Chinese constitutional scholar Chen Yongmiao said in a TV show on Voice of America that he believes that because there is no pressure for re-election, the Tsai Ing-wen government will maintain the current cross-strait stance and it is less likely to touch the red line; but he said that if Xi Jinping seeks third For this term, he needs to prove to the outside world his progress on the Taiwan issue.
However, Chen Yongmiao also pointed out that China will not behave at the expense of others. He said: “Diplomatic methods have reached the limit, and reducing Taiwan’s dependence on the mainland is also something China does not want to see.”
Bonnie Glaser, an Asian affairs consultant at the Center for Strategic and International Studies, said during an election observation event held by the Taipei Economic and Cultural Representative Office in Washington, D.C.: “China will not be surprised by the result, but it may be To reconsider the policy towards Taiwan.”
She expects Beijing to increase military and diplomatic pressure on Taipei, but said that China will not take risky military actions against Taiwan in the short term.
In her victory speech, Tsai Ing-wen acknowledged the external pressure facing Taiwan, but she said that she would continue to unite like-minded international allies. During Tsai Ing-wen’s first term, China persuaded seven countries to sever diplomatic relations with Taiwan and instead recognize Beijing. Taiwan currently has only 15 diplomatic relations.
The United States is Taiwan’s most powerful ally. After Tsai Ing-wen was re-elected, Randall Schriver, the former Assistant Secretary of Indo-Pacific Affairs of the US Department of Defense, praised Taiwan for setting a democratic example for the Chinese world at an event organized by the Taipei Economic and Cultural Representative Office in the United
Xue Ruifu said: “There are many people in China wondering why we can’t go to the polling station and why we can’t choose our own leader? Every time the Taiwan election is successful, the Chinese people pay attention to and ask themselves why they can’t enjoy the same privileges. And rights?”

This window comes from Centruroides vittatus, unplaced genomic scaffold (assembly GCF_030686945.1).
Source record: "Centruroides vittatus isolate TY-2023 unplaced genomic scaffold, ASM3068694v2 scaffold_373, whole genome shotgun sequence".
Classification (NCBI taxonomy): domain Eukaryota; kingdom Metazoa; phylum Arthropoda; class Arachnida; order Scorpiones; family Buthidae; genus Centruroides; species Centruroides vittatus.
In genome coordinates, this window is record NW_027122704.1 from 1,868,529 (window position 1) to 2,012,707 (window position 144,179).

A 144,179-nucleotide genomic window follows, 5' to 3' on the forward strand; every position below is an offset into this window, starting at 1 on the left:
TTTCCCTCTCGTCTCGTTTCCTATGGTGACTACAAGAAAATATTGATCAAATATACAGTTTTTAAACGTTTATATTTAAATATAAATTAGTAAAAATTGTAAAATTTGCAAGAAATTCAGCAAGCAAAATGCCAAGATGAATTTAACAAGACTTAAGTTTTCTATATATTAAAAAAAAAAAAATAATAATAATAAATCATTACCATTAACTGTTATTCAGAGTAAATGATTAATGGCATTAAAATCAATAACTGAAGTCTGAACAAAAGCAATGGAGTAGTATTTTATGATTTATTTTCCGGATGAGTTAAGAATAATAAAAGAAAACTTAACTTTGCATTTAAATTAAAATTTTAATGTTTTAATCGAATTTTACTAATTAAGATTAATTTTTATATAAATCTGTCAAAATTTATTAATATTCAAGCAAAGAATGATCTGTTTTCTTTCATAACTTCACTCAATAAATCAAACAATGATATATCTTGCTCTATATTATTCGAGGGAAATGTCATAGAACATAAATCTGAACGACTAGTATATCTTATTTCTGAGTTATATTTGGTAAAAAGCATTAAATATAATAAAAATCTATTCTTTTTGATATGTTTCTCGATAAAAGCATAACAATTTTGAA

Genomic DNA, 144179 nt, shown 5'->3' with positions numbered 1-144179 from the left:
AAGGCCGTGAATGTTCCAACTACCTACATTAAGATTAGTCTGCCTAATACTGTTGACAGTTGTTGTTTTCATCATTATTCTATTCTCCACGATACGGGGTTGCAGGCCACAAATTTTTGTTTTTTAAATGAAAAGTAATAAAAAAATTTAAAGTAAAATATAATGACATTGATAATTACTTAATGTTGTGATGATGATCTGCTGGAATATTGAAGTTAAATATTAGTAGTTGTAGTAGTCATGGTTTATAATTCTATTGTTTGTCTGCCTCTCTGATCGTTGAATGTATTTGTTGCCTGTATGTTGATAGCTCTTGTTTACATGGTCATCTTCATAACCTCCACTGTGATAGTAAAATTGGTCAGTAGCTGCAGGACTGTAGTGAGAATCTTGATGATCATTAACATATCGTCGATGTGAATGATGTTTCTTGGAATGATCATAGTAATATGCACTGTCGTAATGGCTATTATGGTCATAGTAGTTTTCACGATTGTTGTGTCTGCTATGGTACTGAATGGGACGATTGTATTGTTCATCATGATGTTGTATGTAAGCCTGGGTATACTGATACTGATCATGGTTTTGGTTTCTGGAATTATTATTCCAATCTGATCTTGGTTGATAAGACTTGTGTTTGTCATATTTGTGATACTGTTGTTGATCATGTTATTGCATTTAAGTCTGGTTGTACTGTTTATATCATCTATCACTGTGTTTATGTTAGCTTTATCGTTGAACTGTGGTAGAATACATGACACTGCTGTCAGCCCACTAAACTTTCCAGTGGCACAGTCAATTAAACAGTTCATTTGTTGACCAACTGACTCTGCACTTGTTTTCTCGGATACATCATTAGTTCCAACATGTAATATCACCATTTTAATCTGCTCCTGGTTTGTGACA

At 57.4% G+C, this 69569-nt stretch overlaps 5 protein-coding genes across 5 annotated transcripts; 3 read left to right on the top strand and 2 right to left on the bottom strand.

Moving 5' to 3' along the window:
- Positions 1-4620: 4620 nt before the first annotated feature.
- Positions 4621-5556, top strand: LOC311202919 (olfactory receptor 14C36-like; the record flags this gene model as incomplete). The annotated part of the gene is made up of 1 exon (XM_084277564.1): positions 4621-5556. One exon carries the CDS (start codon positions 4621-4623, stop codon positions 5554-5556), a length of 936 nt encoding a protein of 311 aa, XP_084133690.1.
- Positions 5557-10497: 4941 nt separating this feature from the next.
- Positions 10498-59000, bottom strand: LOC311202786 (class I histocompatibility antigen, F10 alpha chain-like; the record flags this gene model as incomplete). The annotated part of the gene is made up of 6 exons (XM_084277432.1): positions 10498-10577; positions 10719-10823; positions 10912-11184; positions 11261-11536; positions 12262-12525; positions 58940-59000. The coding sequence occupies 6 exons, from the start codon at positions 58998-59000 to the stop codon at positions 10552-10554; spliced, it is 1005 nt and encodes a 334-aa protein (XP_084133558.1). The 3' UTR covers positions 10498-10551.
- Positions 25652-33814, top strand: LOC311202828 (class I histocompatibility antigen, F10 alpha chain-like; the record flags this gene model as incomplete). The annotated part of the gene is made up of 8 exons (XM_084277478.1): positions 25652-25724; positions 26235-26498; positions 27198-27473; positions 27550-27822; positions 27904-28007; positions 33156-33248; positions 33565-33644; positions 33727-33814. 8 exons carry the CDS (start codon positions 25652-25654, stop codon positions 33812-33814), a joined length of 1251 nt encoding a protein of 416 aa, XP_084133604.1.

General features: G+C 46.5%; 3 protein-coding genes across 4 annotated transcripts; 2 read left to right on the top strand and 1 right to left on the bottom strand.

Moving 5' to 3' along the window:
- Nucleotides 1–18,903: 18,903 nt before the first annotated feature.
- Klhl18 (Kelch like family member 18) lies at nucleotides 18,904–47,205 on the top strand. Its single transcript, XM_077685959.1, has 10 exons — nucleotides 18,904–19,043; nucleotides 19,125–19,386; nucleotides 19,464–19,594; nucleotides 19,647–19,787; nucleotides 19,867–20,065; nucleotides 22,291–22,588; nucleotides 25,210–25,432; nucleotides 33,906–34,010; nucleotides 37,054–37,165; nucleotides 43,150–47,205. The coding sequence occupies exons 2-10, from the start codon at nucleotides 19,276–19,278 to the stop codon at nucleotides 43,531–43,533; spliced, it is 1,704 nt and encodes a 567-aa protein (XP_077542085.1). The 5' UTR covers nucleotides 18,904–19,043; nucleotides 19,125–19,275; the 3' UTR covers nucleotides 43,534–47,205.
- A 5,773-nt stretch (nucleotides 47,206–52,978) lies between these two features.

Under Tsai Ing-wen’s administration, Taiwan’s relations with the United States have become closer in the past three and a half years. Therefore, some analysts believe that the Taiwan election is like a dispute between the two powers of the United States and China, and Tsai Ing-wen will continue the current “pro-US strategy” in the future to deepen Taiwan-US relations in the fields of military, industry, and technology.
Wang Weizheng, Dean of the Faculty of Arts and Sciences at Adelphi University, stated on the TV program of the Voice of America that Taiwan, sandwiched between the two powers of the United States and China, must still maintain good relations with the United States and China at the same time.
He said: “U.S. President Trump is difficult to predict, or his relationship with China will improve. At that time, whether the Tsai Ing-wen government’s policy on China can be closely integrated with the United States will be questioned.”
In a statement congratulating President Tsai Ing-wen on his re-election, U.S. Secretary of State Pompeo said: “The United States thanks President Tsai for his leadership in developing a strong partnership with the United States.”
In response to Pompeo’s congratulatory statement, Taiwan’s Minister of Foreign Affairs Wu Zhaoxie said: “We are very pleased to have closer cooperation with you in the future.”